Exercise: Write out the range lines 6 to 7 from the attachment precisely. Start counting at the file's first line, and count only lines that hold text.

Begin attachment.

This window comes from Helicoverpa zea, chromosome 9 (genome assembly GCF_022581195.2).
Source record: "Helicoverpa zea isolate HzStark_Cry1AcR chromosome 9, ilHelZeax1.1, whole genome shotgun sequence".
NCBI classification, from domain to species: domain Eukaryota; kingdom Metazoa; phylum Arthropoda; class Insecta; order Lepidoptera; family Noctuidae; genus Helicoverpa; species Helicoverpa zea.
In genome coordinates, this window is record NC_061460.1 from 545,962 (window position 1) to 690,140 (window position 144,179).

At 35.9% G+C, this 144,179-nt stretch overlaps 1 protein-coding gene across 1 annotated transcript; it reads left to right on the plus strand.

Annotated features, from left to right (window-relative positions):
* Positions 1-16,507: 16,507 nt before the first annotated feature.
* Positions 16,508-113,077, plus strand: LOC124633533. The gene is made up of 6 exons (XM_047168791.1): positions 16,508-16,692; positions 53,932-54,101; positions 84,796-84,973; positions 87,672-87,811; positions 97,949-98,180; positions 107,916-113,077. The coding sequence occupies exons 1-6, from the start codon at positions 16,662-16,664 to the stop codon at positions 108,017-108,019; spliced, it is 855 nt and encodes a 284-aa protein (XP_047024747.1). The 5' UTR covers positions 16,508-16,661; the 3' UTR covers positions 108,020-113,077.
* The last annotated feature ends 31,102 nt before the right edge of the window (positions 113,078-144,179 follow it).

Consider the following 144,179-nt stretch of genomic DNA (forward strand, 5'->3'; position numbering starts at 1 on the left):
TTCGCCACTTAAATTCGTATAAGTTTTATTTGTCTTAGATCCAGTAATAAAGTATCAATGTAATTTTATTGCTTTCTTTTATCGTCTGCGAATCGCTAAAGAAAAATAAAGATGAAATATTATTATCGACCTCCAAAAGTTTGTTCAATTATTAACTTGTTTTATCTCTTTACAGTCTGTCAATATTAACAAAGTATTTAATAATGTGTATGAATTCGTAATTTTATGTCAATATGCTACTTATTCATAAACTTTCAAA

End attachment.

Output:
Annotated features, from left to right (window-relative positions):
* Positions 1-16,507: 16,507 nt before the first annotated feature.